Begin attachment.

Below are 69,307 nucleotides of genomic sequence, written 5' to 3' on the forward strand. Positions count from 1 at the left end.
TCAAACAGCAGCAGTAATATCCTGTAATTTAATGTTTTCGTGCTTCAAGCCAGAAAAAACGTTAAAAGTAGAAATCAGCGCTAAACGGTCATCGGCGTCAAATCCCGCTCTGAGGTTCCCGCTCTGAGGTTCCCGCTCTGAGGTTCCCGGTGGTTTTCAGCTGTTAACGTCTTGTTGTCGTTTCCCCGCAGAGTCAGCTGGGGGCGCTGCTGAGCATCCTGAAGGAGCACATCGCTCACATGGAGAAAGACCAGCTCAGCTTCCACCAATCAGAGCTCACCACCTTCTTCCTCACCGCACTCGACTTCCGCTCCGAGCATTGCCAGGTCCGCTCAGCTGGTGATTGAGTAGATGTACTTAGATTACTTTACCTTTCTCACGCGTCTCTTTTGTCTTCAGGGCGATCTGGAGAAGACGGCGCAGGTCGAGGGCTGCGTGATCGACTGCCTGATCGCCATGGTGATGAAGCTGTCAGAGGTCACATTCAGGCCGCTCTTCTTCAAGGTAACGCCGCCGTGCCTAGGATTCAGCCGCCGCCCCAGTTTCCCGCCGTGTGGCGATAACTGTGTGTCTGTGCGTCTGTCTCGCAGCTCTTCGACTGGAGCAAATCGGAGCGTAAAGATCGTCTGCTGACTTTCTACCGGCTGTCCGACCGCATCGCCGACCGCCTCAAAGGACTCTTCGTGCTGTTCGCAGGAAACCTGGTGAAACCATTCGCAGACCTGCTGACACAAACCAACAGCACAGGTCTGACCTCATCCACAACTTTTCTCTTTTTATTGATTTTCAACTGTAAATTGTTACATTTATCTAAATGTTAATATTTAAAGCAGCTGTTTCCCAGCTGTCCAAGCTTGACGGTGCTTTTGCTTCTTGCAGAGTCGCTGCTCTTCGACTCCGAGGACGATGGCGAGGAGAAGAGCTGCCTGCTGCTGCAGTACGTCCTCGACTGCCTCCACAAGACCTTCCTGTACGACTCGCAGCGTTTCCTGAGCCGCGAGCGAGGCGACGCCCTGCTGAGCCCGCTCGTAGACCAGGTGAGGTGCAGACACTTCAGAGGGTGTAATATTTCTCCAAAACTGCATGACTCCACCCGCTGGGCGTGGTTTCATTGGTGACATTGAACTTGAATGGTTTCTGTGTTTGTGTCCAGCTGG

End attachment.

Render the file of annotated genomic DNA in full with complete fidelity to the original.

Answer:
Below are 69,307 nucleotides of genomic sequence, written 5' to 3' on the forward strand. Positions count from 1 at the left end.
TCAAACAGCAGCAGTAATATCCTGTAATTTAATGTTTTCGTGCTTCAAGCCAGAAAAAACGTTAAAAGTAGAAATCAGCGCTAAACGGTCATCGGCGTCAAATCCCGCTCTGAGGTTCCCGCTCTGAGGTTCCCGCTCTGAGGTTCCCGGTGGTTTTCAGCTGTTAACGTCTTGTTGTCGTTTCCCCGCAGAGTCAGCTGGGGGCGCTGCTGAGCATCCTGAAGGAGCACATCGCTCACATGGAGAAAGACCAGCTCAGCTTCCACCAATCAGAGCTCACCACCTTCTTCCTCACCGCACTCGACTTCCGCTCCGAGCATTGCCAGGTCCGCTCAGCTGGTGATTGAGTAGATGTACTTAGATTACTTTACCTTTCTCACGCGTCTCTTTTGTCTTCAGGGCGATCTGGAGAAGACGGCGCAGGTCGAGGGCTGCGTGATCGACTGCCTGATCGCCATGGTGATGAAGCTGTCAGAGGTCACATTCAGGCCGCTCTTCTTCAAGGTAACGCCGCCGTGCCTAGGATTCAGCCGCCGCCCCAGTTTCCCGCCGTGTGGCGATAACTGTGTGTCTGTGCGTCTGTCTCGCAGCTCTTCGACTGGAGCAAATCGGAGCGTAAAGATCGTCTGCTGACTTTCTACCGGCTGTCCGACCGCATCGCCGACCGCCTCAAAGGACTCTTCGTGCTGTTCGCAGGAAACCTGGTGAAACCATTCGCAGACCTGCTGACACAAACCAACAGCACAGGTCTGACCTCATCCACAACTTTTCTCTTTTTATTGATTTTCAACTGTAAATTGTTACATTTATCTAAATGTTAATATTTAAAGCAGCTGTTTCCCAGCTGTCCAAGCTTGACGGTGCTTTTGCTTCTTGCAGAGTCGCTGCTCTTCGACTCCGAGGACGATGGCGAGGAGAAGAGCTGCCTGCTGCTGCAGTACGTCCTCGACTGCCTCCACAAGACCTTCCTGTACGACTCGCAGCGTTTCCTGAGCCGCGAGCGAGGCGACGCCCTGCTGAGCCCGCTCGTAGACCAGGTGAGGTGCAGACACTTCAGAGGGTGTAATATTTCTCCAAAACTGCATGACTCCACCCGCTGGGCGTGGTTTCATTGGTGACATTGAACTTGAATGGTTTCTGTGTTTGTGTCCAGCTGG